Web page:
Last Monday, Nov. 25, was the International Day for the Elimination of Violence Against Women (VAW). We already shared the harrowing statistics of VAW cases in the Philippines, but the question now is how we, the citizens and the local government, can address these all year round.
“Violence against women has been going on for far too long, and it is still one of our most pressing social problems,” Sen. Risa Hontiveros tells us. “As my good friend Dr. Sylvia Claudio from UP’s College of Social Work and Community Development said, it is both a local and worldwide concern. I believe she even called it an ‘epidemic.'”
According to the World Health Organization (WHO) Philippines, one in three women globally have experienced physical and/or sexual violence mostly caused by their significant others and intimate partners. A 2017 study by the National Demographic and Health Survey also noted that 11,558 (one in 20) Filipino women between the ages of 15 and 49 have suffered various forms of violence. Based on that number, only two out of five seek help.
Today is the International Day for the Elimination of Violence against Women.
About 1 in 3 of women worldwide have experienced either physical and/or sexual intimate partner violence or non-partner sexual violence in their lifetime.
What is the government doing to address this? The office of Sen. Risa Hontiveros has pushed for laws like the Magna Carta for Women, the Anti-Rape Law, and the Safe Spaces Law to protect women from any form of violence. We can also expect bills and amendments like the Teenage Pregnancy Prevention Act, “Girls Not Brides” bill, and raising the age of consent from 12 to 18 to come up in the 18th Congress.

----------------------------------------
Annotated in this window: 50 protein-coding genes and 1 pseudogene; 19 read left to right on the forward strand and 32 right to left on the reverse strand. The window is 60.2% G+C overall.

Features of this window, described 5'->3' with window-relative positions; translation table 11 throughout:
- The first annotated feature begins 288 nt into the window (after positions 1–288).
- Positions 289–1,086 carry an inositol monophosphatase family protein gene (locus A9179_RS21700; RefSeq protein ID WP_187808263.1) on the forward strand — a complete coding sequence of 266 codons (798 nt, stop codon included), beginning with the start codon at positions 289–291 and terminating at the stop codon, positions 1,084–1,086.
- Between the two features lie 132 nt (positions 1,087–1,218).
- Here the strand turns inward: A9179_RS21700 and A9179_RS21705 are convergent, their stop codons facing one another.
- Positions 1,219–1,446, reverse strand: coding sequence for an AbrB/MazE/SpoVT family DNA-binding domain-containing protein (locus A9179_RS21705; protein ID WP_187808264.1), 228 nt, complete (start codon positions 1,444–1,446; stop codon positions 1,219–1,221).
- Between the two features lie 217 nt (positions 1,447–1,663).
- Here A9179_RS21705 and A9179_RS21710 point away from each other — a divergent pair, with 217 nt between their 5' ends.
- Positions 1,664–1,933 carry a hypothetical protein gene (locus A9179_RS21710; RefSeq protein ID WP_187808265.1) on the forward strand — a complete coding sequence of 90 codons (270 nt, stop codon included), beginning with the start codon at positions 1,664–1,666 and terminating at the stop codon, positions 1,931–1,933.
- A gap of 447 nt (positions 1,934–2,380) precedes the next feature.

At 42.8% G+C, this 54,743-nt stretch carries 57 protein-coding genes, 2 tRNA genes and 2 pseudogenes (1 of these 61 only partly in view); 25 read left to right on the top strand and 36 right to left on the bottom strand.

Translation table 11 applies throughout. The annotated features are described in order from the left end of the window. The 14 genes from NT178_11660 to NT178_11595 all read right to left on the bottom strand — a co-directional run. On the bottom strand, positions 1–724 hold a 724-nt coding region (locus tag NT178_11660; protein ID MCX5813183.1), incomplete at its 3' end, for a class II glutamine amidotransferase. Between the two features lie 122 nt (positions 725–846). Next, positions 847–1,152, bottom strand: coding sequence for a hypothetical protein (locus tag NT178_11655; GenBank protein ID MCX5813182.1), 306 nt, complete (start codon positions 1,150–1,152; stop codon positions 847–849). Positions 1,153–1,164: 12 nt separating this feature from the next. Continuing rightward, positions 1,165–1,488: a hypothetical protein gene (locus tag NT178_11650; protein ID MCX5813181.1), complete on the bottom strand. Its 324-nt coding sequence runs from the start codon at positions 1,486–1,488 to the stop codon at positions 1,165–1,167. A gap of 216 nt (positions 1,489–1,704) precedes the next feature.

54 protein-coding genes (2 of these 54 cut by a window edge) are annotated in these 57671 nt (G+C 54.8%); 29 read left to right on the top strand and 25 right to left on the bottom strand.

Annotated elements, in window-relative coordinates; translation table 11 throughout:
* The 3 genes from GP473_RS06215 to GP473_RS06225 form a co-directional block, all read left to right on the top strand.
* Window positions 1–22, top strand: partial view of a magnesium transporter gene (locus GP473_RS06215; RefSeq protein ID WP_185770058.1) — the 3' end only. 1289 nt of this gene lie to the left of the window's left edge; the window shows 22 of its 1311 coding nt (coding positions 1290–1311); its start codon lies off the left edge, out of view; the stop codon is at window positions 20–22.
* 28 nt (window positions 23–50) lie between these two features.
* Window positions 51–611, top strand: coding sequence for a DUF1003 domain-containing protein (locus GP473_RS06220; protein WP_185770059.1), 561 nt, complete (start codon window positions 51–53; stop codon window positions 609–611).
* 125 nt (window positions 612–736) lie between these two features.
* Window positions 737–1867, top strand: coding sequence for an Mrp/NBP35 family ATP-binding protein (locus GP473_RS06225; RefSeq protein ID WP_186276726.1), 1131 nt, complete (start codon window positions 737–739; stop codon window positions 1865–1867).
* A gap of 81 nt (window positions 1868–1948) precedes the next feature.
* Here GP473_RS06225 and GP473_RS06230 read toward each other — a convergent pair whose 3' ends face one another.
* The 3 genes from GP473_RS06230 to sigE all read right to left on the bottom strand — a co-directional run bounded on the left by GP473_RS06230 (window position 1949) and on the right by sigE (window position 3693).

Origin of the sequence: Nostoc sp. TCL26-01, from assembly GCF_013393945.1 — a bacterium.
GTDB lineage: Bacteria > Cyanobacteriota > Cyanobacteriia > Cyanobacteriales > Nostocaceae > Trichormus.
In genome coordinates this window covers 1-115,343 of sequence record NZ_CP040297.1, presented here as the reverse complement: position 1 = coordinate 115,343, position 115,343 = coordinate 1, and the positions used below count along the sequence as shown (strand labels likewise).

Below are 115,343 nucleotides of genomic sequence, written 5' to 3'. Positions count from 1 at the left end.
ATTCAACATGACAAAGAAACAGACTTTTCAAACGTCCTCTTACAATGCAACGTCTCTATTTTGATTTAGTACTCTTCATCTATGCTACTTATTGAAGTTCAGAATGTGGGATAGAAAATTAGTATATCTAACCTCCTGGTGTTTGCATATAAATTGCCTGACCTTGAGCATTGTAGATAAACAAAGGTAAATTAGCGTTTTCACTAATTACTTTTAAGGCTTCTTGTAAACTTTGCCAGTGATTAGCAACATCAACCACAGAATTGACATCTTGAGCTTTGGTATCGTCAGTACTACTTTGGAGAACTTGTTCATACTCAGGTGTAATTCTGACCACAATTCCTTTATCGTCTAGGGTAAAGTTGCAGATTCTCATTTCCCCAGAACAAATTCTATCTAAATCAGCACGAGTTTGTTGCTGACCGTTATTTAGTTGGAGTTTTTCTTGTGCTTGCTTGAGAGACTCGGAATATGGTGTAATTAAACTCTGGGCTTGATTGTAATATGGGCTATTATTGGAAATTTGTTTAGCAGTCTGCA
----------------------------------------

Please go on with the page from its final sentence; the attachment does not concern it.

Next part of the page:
“Despite the problems we continue to face, these measures are important because they provide the framework and the legal impetus to address violence against women. As long as these laws are in place, they provide a path for redress for anyone who needs it,” says Sen. Hontiveros.
The senator adds that tackling VAW cases should involve a more holistic approach, “from education, law enforcement, counselling, and help-seeking behavior.” If implemented, it can address unreported cases of rape and domestic abuse, and even street harassment.
Misogyny and machismo
We live in a country led by a president who has a track record of objectifying women and threatening his critics with violence. He’s also known for making distasteful rape jokes, which continues the cycle of rape culture.
Sen. Hontiveros said this type of behavior can contribute to cases of violence against women. “It might not directly cause men to commit violence, but it certainly reinforces the idea that violence is permissible. Violence begins with language, and sexist remarks reinforce this, in the same way remarks about killing incite violent behavior in others,” she says.
This can also be advice for regular citizens who might not realize they’re promoting rape culture and other inappropriate behaviors. We can’t ignore these forms of violence, and we also must not let rape culture spread further. The best we can do is educate each other and support the passage of laws to reduce VAW cases in the country.
If there’s one thing we can learn from this, it’s that there’s still work to be done in addressing violence against women in the country. But that doesn’t mean we should limit ourselves to the international holiday. This is a commitment we have to stick to in the years to come.
Art by Tricia Guevara
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